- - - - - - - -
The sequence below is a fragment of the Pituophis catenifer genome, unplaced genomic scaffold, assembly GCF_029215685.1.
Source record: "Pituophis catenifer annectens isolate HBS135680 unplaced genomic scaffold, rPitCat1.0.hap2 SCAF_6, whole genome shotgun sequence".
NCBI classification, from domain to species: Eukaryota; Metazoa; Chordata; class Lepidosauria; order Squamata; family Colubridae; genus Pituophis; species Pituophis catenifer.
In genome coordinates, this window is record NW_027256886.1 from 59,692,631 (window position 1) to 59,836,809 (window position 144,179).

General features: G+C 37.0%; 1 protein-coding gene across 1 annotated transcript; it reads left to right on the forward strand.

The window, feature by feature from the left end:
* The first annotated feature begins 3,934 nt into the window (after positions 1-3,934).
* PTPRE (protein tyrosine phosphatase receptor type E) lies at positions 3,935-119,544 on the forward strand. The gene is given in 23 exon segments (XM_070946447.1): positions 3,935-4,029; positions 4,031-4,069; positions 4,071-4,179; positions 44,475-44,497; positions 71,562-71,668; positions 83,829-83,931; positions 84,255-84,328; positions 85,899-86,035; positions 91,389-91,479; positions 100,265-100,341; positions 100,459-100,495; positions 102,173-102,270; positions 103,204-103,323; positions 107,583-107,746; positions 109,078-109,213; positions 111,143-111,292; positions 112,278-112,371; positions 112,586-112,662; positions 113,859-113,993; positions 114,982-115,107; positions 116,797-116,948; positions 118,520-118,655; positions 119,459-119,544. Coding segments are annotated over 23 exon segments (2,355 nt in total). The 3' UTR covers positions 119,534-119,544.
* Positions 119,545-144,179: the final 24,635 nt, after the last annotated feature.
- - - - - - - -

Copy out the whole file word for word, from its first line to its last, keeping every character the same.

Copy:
The sequence below is a fragment of the Pituophis catenifer genome, unplaced genomic scaffold, assembly GCF_029215685.1.
Source record: "Pituophis catenifer annectens isolate HBS135680 unplaced genomic scaffold, rPitCat1.0.hap2 SCAF_6, whole genome shotgun sequence".
NCBI classification, from domain to species: Eukaryota; Metazoa; Chordata; class Lepidosauria; order Squamata; family Colubridae; genus Pituophis; species Pituophis catenifer.
In genome coordinates, this window is record NW_027256886.1 from 59,692,631 (window position 1) to 59,836,809 (window position 144,179).

General features: G+C 37.0%; 1 protein-coding gene across 1 annotated transcript; it reads left to right on the forward strand.

The window, feature by feature from the left end:
* The first annotated feature begins 3,934 nt into the window (after positions 1-3,934).
* PTPRE (protein tyrosine phosphatase receptor type E) lies at positions 3,935-119,544 on the forward strand. The gene is given in 23 exon segments (XM_070946447.1): positions 3,935-4,029; positions 4,031-4,069; positions 4,071-4,179; positions 44,475-44,497; positions 71,562-71,668; positions 83,829-83,931; positions 84,255-84,328; positions 85,899-86,035; positions 91,389-91,479; positions 100,265-100,341; positions 100,459-100,495; positions 102,173-102,270; positions 103,204-103,323; positions 107,583-107,746; positions 109,078-109,213; positions 111,143-111,292; positions 112,278-112,371; positions 112,586-112,662; positions 113,859-113,993; positions 114,982-115,107; positions 116,797-116,948; positions 118,520-118,655; positions 119,459-119,544. Coding segments are annotated over 23 exon segments (2,355 nt in total). The 3' UTR covers positions 119,534-119,544.
* Positions 119,545-144,179: the final 24,635 nt, after the last annotated feature.